Which is Safer — Known or Unknown?

I’ve said a dozen times in my writings and interviews that you are often safer walking the streets of a country you’ve barely heard of than you are walking around at night in your own home town, especially if that home town is in the good ole U.S. of A. (“Omaha scares the s*#& out of me” one business traveler friend said to me recently.”) Yet people who haven’t traveled much get all worked up about the great unknown out there, scared that they’ll be mugged, kidnapped, or carjacked on the other side of the world—if they don’t go down in roaring flames in a plane crash first.

travel safetyWith more proof that the gun-happy U.S. doesn’t have a monopoly on first-world crime problems though, let’s take a look at some recent reports on Naples, Italy. Ask most people how safe Naples is and they would say it’s far safer than some obscure place like Hanoi, Santiago, or Bucharest. Most people would be very wrong.

The local government recently stepped in to police the city, Milan’s newspaper reported, because “Naples can no longer govern itself.” At least 24 people were murdered in the first two weeks of November, with shootouts between drug dealers becoming more common. “Entire quarters of the city had become no-go areas for police.” The new officers are being called in, the story reports, because they haven’t been paid off by anyone and can be trusted to enforce the law.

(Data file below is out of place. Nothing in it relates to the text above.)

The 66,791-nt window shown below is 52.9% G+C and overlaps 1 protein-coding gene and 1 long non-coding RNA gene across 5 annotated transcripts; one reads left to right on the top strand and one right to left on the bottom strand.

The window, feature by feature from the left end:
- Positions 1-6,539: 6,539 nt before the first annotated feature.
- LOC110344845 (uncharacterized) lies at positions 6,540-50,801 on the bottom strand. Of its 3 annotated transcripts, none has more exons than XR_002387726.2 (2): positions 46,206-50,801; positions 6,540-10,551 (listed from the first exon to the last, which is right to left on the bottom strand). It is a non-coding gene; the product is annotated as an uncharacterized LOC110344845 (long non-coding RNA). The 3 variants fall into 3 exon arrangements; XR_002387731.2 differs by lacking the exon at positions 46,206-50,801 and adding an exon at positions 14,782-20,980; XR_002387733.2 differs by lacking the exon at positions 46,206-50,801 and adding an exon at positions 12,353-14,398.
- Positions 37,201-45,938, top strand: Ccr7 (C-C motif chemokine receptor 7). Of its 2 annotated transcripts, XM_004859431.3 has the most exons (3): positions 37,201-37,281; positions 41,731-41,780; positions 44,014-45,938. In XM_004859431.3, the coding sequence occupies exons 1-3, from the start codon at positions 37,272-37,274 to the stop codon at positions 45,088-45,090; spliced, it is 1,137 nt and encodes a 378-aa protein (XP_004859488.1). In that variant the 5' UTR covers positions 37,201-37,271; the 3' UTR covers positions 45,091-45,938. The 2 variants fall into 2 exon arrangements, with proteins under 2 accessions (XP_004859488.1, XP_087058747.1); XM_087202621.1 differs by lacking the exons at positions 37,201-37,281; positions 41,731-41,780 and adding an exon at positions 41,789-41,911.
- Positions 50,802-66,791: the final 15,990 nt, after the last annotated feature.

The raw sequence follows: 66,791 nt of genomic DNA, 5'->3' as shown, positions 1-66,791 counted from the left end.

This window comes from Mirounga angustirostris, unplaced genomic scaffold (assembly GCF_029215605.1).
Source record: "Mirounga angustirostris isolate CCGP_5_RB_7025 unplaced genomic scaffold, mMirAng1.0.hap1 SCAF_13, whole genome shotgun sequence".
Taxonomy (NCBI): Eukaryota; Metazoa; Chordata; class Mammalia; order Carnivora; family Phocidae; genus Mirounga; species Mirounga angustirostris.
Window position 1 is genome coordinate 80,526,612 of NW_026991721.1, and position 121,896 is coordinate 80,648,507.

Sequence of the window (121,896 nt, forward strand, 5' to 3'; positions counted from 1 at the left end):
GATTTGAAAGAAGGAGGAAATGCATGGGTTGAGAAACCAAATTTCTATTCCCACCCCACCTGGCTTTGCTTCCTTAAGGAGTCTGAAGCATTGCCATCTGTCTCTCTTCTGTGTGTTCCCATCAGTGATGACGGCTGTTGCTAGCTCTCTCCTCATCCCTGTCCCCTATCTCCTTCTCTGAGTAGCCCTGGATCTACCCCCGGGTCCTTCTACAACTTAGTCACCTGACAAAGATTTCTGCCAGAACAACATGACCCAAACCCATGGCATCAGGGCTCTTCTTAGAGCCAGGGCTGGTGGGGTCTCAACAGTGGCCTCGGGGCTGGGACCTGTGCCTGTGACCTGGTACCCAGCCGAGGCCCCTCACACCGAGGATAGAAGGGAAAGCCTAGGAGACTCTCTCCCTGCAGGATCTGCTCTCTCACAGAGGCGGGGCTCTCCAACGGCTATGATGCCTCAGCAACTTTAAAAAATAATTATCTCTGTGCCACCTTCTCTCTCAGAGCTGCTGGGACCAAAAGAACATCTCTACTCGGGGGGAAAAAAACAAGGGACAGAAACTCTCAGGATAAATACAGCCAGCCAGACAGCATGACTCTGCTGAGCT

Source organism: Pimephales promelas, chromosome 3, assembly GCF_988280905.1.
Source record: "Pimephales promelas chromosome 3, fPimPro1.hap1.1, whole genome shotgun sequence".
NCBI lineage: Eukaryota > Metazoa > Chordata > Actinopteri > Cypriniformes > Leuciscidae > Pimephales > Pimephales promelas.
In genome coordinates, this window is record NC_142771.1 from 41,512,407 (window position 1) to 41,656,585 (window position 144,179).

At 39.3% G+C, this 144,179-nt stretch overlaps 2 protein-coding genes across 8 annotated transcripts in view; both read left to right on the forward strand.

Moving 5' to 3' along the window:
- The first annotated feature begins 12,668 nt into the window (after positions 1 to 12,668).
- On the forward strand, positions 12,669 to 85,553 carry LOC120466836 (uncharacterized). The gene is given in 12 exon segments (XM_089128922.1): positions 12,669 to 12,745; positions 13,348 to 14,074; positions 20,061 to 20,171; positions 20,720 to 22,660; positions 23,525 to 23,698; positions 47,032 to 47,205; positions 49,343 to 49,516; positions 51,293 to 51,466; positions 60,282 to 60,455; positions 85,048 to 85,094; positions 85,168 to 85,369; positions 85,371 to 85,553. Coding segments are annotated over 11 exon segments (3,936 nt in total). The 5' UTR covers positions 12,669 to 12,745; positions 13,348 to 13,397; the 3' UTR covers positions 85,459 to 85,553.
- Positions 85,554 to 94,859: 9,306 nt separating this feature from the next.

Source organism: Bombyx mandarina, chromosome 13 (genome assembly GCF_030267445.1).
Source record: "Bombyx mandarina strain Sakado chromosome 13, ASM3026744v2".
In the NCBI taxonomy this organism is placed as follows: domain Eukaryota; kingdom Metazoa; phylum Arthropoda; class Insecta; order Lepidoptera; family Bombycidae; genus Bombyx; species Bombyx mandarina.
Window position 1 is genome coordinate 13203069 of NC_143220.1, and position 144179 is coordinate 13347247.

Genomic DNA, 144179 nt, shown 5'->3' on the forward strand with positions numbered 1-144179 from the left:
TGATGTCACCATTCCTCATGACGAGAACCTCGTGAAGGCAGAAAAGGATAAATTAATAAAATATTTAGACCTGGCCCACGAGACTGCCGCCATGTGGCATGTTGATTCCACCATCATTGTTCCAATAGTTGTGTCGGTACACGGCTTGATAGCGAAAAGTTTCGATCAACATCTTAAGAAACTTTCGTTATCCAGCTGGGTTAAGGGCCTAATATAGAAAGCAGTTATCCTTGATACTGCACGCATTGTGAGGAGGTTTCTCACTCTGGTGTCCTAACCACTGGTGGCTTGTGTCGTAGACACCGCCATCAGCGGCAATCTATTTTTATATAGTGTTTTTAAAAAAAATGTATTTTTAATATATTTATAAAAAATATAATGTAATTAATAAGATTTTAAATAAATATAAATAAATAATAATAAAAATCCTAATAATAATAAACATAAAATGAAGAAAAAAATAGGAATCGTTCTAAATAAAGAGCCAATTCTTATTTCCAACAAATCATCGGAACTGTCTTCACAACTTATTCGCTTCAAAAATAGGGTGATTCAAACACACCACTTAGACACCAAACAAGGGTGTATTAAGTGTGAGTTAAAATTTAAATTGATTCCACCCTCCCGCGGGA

I’m not really trying to pick on Italy, since a similar state of affairs is the norm in many cities, including Mexico City, Moscow, and Rio. People mostly know about the problems in those spots though, because it’s been in the news for so long and those are not considered first-world nations. Wherever you’re going, it pays to really do your homework. In most spots you’ve got little to worry about. In Nairobi, Detroit, and yes– Naples–however, there’s a genuine reason to take precautions. Know the difference and you’ll be a much more savvy traveler–and one who is cautious but not to the point of crippling the travel options.

Here’s a nice relevant quote from a WorldHum interview with writer Pico Iyer:

I think one of the curious consequences of 9/11 is that it used to be that the rich countries of the world seemed relatively safe and the poor ones relatively dangerous, but I don’t think we can rest on those illusions now. Actually, it may be the rich countries which are more dangerous now. And when you asked about specific events, one thing I remember is being in Atlanta when there was a bomb about 100 yards away, and I was sitting in a room like this at about one in the morning, and suddenly it was as if 10 filing cabinets were falling down on the ceiling. But, again, that was in Atlanta, not Yemen.

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